Tag Archives: loneliness

Drip

In the deep silk night you sit alone

Cold drops of time on the curve of your skin

You pull the sheets to your chest

Shaking ripe with cold

Hear the empty wine glass rolling,

Pendulum-like, on the wood floor –

That’s the sound of your mind

tiring with thought

Perhaps now, you’ll find a place inside

Where you can dream of seasides and autumn trees

And there, settle yourself and close everything

For a long, long time

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Heartbeat

We’ll always be picking up the pieces
Caught wading through the wreckage
Violent colours, scattered thought
A train run off the tracks under a starlit sky
And someone’s child taken into the night
You smoke on the rubble, I dig deep. Ask –
Is there a way to eviscerate the body of its memory?
The nagging, clawing, teeth and bones in you
Something creeping silent beneath the surface
which has no name, but which suffuses your dreams
Where you run from your pursuer, numb
Over fire, the rails, the space only you know

All this light

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There was so much gold beyond the veranda today, it made me ache to be outside. I walked a short distance down the road, feeling dwarfed by the trees. It would only be for a short while. These days it does not rain, but somehow the air is always cool. There’s something about the transience of the light and the coolness of the air on my skin that has made the days seem so surreal. I felt immediately soothed, walking and breathing and looking up to the bright sky beyond the high, heavy branches of trees.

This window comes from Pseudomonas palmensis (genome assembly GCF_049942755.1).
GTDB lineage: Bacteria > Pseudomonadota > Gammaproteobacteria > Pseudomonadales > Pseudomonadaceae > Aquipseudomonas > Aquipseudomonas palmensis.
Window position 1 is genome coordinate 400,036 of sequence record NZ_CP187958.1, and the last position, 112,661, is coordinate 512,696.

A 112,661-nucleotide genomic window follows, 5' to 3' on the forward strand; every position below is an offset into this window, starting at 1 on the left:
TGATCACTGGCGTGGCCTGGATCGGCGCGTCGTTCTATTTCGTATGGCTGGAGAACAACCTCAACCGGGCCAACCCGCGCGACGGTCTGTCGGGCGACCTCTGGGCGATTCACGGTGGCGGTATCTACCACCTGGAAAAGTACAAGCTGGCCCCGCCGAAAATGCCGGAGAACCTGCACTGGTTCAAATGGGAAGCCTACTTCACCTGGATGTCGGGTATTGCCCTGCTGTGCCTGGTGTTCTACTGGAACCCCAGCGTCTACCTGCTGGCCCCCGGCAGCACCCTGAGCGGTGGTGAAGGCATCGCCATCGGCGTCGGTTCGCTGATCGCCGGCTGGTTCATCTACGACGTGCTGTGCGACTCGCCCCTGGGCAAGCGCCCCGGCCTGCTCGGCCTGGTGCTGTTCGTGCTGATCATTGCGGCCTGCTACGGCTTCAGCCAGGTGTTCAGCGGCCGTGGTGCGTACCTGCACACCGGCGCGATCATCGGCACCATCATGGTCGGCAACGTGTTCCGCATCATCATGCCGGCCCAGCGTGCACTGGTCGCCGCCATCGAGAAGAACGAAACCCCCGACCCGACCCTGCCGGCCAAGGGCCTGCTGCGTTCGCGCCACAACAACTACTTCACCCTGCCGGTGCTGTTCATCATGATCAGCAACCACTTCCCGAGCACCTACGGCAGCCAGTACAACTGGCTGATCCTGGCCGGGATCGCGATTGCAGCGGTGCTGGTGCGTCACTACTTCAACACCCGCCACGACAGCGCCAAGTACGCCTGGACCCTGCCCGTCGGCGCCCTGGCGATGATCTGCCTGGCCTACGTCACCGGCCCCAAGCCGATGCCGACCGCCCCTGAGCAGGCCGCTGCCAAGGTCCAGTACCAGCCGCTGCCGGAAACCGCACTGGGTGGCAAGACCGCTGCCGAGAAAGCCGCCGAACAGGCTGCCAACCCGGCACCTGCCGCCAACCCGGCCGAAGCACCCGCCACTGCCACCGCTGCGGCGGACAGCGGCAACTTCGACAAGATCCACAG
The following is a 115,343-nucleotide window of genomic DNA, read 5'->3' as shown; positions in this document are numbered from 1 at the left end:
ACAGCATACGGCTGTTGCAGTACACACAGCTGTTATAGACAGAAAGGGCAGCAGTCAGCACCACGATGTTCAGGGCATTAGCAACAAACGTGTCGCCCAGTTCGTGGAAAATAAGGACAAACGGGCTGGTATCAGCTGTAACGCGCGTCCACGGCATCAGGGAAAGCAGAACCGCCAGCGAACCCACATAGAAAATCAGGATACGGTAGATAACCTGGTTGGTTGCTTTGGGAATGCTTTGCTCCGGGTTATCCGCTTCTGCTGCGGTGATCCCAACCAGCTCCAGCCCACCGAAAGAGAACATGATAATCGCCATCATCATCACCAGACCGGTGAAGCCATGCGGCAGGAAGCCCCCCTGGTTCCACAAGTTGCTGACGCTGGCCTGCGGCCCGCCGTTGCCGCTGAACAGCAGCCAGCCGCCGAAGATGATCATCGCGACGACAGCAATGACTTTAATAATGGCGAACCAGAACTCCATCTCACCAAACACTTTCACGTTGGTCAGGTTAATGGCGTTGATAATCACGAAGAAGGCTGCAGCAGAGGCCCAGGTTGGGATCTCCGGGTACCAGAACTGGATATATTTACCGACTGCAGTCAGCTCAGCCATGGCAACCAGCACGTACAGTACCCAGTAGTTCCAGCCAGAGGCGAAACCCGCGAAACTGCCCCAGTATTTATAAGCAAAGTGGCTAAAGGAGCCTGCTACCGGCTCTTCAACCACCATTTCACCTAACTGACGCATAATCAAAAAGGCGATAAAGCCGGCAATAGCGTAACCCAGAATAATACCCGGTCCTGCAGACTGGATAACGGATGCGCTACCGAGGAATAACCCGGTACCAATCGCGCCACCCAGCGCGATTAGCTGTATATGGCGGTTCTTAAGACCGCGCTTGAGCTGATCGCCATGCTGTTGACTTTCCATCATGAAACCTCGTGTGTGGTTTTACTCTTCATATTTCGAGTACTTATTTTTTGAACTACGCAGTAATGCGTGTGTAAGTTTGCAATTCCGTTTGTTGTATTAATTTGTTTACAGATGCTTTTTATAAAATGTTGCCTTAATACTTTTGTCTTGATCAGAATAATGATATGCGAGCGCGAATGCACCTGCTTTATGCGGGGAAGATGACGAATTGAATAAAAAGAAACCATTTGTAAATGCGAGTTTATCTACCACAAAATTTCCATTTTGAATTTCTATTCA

It’s a painfully bright world, one that keeps spinning on. Most days I just don’t know how to feel my place in it. There is no substance or form to my thoughts and feelings these days, unsettling though they may be. They whistle through my mind like the wind in the leaves. And often I just feel deeply tired inside. The world is big and golden and there, yet I have nothing to grab hold of, nowhere to find rest. The days, they slowly warm me, and also make me shiver with every breath.

I don’t know what it is about Christmas

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Beginning the 25 days of advent

I decide I should go on a diet

A perhaps method of making myself

A little more impressive and less bumbling

Through these festive meetings

and festive feelings.


Yesterday peppermint candy cane latte misted my eyes while

I babbled; thinking perhaps a good Christmas gift would be my

Absent sense of sophistication.

My friends’ eyes float innocently to their phones.

And I tag their faces accordingly.

One, editing photos. The other, arranging a date

The third, possibly discussing his

community Christmas gift drive.

I sink in my self-subjected isolation

Lulled by seasonal lullabies.

Outside the window, light vanishes into light


And every snowflake is in fact a character of its own

Dendrical, sectored, rimed or radiating

I shiver with the realization that the white kisses on my skin are each

A cold morphology, like myself

Frozen in change.

Above me the sky is soft grey and gentle lights line the street,

A reminder of tenderness, or its absence.

I blink back bewildered tears as a

blanket of cold finds me, assuring

It’s not a sin to be weaving through them

with nothing in my hands